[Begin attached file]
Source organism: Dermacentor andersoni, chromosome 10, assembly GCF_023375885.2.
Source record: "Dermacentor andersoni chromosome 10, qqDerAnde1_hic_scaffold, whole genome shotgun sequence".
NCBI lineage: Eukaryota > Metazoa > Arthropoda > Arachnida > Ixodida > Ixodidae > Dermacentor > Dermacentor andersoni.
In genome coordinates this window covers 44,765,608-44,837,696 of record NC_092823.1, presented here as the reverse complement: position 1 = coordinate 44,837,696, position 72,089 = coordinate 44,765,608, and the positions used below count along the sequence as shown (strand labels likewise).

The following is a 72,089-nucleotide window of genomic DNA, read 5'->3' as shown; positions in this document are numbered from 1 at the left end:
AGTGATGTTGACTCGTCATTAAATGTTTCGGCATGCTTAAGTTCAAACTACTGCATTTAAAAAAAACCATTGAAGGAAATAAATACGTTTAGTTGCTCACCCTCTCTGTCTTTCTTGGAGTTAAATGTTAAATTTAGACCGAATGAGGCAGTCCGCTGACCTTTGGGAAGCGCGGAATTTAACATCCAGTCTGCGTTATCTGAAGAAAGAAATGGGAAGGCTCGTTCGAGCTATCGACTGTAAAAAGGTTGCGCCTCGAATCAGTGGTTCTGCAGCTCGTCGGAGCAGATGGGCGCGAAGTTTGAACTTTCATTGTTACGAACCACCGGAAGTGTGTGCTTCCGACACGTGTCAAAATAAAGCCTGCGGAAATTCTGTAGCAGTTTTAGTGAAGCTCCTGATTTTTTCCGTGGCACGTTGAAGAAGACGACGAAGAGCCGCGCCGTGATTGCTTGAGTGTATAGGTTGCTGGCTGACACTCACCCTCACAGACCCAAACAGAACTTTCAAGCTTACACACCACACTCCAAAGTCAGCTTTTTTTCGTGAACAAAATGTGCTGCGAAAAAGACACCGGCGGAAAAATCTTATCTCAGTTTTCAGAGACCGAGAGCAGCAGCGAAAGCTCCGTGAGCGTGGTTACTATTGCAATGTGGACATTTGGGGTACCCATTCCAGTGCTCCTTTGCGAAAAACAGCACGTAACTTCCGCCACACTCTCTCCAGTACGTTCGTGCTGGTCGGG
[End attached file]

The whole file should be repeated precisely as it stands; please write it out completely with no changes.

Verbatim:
Source organism: Dermacentor andersoni, chromosome 10, assembly GCF_023375885.2.
Source record: "Dermacentor andersoni chromosome 10, qqDerAnde1_hic_scaffold, whole genome shotgun sequence".
NCBI lineage: Eukaryota > Metazoa > Arthropoda > Arachnida > Ixodida > Ixodidae > Dermacentor > Dermacentor andersoni.
In genome coordinates this window covers 44,765,608-44,837,696 of record NC_092823.1, presented here as the reverse complement: position 1 = coordinate 44,837,696, position 72,089 = coordinate 44,765,608, and the positions used below count along the sequence as shown (strand labels likewise).

The following is a 72,089-nucleotide window of genomic DNA, read 5'->3' as shown; positions in this document are numbered from 1 at the left end:
AGTGATGTTGACTCGTCATTAAATGTTTCGGCATGCTTAAGTTCAAACTACTGCATTTAAAAAAAACCATTGAAGGAAATAAATACGTTTAGTTGCTCACCCTCTCTGTCTTTCTTGGAGTTAAATGTTAAATTTAGACCGAATGAGGCAGTCCGCTGACCTTTGGGAAGCGCGGAATTTAACATCCAGTCTGCGTTATCTGAAGAAAGAAATGGGAAGGCTCGTTCGAGCTATCGACTGTAAAAAGGTTGCGCCTCGAATCAGTGGTTCTGCAGCTCGTCGGAGCAGATGGGCGCGAAGTTTGAACTTTCATTGTTACGAACCACCGGAAGTGTGTGCTTCCGACACGTGTCAAAATAAAGCCTGCGGAAATTCTGTAGCAGTTTTAGTGAAGCTCCTGATTTTTTCCGTGGCACGTTGAAGAAGACGACGAAGAGCCGCGCCGTGATTGCTTGAGTGTATAGGTTGCTGGCTGACACTCACCCTCACAGACCCAAACAGAACTTTCAAGCTTACACACCACACTCCAAAGTCAGCTTTTTTTCGTGAACAAAATGTGCTGCGAAAAAGACACCGGCGGAAAAATCTTATCTCAGTTTTCAGAGACCGAGAGCAGCAGCGAAAGCTCCGTGAGCGTGGTTACTATTGCAATGTGGACATTTGGGGTACCCATTCCAGTGCTCCTTTGCGAAAAACAGCACGTAACTTCCGCCACACTCTCTCCAGTACGTTCGTGCTGGTCGGG